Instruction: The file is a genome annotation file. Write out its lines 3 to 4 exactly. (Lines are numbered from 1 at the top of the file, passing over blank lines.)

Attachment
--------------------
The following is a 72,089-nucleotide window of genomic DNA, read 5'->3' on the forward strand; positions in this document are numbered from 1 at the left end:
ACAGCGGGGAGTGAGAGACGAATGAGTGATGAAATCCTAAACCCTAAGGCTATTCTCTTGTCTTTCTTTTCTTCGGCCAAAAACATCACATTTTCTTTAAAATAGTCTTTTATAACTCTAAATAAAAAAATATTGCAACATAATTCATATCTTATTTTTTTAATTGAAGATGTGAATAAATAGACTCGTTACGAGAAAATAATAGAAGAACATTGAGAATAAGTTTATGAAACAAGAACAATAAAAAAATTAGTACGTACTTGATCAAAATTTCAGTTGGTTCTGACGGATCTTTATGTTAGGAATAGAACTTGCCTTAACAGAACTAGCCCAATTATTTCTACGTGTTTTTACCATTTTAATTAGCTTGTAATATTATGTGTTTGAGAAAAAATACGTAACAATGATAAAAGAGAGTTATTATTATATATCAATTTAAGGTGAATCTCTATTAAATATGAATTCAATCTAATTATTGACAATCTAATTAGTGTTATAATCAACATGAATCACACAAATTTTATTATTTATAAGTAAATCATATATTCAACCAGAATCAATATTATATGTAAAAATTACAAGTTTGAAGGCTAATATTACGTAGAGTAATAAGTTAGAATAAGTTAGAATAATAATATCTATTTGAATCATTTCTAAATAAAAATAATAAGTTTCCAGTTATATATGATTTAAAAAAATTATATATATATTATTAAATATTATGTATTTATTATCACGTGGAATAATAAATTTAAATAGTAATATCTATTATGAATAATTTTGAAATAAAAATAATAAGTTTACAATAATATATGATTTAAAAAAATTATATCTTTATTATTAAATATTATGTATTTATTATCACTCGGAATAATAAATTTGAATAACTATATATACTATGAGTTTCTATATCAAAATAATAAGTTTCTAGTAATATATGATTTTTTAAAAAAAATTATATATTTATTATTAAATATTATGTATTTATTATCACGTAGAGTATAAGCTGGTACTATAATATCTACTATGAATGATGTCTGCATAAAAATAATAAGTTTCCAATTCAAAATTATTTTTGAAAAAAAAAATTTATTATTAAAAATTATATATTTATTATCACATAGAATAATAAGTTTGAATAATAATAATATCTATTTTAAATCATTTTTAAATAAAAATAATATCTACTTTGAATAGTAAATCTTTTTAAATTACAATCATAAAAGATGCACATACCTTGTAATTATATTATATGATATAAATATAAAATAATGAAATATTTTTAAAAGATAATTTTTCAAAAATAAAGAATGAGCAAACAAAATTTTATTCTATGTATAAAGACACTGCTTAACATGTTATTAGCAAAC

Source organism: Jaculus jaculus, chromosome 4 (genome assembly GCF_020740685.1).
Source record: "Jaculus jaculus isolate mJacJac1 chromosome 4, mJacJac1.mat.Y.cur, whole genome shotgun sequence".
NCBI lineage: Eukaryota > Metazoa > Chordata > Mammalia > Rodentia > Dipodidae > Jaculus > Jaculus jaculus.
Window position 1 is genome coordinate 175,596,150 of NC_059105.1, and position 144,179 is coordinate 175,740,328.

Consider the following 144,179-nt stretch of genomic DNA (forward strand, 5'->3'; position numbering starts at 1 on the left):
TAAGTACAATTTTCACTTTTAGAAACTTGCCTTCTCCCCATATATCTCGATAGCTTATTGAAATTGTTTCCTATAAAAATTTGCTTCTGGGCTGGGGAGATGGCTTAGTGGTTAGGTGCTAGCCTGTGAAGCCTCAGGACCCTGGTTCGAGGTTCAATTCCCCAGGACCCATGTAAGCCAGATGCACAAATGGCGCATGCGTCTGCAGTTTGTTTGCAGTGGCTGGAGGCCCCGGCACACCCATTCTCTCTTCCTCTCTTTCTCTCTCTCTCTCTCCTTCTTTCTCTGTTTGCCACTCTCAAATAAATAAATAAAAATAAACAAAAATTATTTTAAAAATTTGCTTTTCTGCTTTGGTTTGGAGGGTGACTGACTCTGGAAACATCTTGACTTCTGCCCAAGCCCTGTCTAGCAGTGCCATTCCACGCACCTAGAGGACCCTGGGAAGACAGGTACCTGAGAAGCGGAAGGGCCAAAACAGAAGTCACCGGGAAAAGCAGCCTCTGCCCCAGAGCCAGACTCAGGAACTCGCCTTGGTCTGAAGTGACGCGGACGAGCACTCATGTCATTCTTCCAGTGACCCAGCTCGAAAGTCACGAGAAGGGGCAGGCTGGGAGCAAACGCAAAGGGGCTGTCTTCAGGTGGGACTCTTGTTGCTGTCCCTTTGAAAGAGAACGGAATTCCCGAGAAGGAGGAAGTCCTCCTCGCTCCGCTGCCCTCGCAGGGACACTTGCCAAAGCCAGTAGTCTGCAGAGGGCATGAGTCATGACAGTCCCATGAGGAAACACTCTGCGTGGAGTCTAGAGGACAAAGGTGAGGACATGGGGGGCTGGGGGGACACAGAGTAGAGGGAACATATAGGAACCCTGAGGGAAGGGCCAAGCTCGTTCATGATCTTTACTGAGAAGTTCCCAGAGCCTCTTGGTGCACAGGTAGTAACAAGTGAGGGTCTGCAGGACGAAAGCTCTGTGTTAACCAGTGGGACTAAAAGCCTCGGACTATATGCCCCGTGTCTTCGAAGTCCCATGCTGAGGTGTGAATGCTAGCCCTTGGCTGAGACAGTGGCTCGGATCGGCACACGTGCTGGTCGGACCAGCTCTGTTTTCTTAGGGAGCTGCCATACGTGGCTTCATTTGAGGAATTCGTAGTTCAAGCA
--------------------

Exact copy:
Source organism: Jaculus jaculus, chromosome 4 (genome assembly GCF_020740685.1).
Source record: "Jaculus jaculus isolate mJacJac1 chromosome 4, mJacJac1.mat.Y.cur, whole genome shotgun sequence".